I have impressions and thoughts to pass along to you about Forty Mile Point Lighthouse now.  First, the place is in need of some items to make it better; for instance, the place has--distributed in several rooms--some plastic backyard-type chairs or plastic patio-type chairs, and what I hope someone will do is donate to the lighthouse some wooden chairs that might have been used in a home in the early 1900s (the chairs should be in good condition, and they need not be collector's pieces, and they should be sturdy so that they can stand up to a lot of use, and they should give the impression that they would normally be used in a lighthouse, which is near water and in an area where there can be high humidity).  Second, the lighthouse is a lighthouse that has yet to be finished in the restoration stage, but it is a lighthouse worth seeing, especially since--for free--a visitor gets to go to the "lantern room"; for example, you will see unwanted paint on parts of door handles in rooms of the second floor (someone in days long ago past did not do a good job of painting), and the paint should not be there, but that should not deter you from going to the lighthouse.  Third, thumbtacks are used to hold up some signs, such as a sign on the front door, and the tacks could fall out (since they are not push in fully) and maybe a child could end up stepping on a tack, so I suggest that the tacks be removed and no tacks be used (something else should be used to hold up signs, such as automobile-painter's masking tape or some other type of tape or some type of hanger device that clips over the top of the door should be used (think of a device made with two very thin strips of aluminum or steel (each of which is about a half-inch wide and is bent over the top of the door and on to which is attached the hanger proper, and think of putting little cushions on anything that could wear away paint or finishes or whatever).  Fourth, while I was acting as a greeter at the lighthouse, I wished I could have given people or wished people could have been able to pick up, a little map that showed what was on the grounds of the lighthouse facility; I think the operators of the lighthouse should quickly make a little map for people to pick up, and I think the map need not be much more that a four-inch-by-five-and-a-half-inch piece of paper (think about setting up an eight-inch-by-eleven-inch piece of paper with four maps--a page that can be duplicated easily and cut up into four maps).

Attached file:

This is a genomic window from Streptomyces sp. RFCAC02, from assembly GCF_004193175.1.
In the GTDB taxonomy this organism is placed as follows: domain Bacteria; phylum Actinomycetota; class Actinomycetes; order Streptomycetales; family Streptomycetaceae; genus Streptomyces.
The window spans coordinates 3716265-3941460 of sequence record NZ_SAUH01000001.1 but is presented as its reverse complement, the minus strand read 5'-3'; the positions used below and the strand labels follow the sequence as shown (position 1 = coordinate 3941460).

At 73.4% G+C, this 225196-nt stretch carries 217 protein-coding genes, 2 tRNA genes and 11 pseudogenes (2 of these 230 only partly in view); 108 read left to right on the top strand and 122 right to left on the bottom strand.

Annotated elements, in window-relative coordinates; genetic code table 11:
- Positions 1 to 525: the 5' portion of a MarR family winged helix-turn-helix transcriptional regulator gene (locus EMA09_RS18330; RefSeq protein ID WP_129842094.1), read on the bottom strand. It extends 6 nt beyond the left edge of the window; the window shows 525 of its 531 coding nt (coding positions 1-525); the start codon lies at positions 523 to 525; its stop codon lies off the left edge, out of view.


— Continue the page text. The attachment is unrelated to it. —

Before I finish giving my impressions and related thoughts about Forty Mile Point Lighthouse, I have to add some information.  I spent two more days at the lighthouse complex as a volunteer, and those two days were the Saturday and Sunday after the July 4 holiday.  On the Saturday, I duty work in the "pilot house" (or "wheel house"), which is part of a real freighter that traveled on the Great Lakes, and on the Sunday, I worked in the lighthouse again.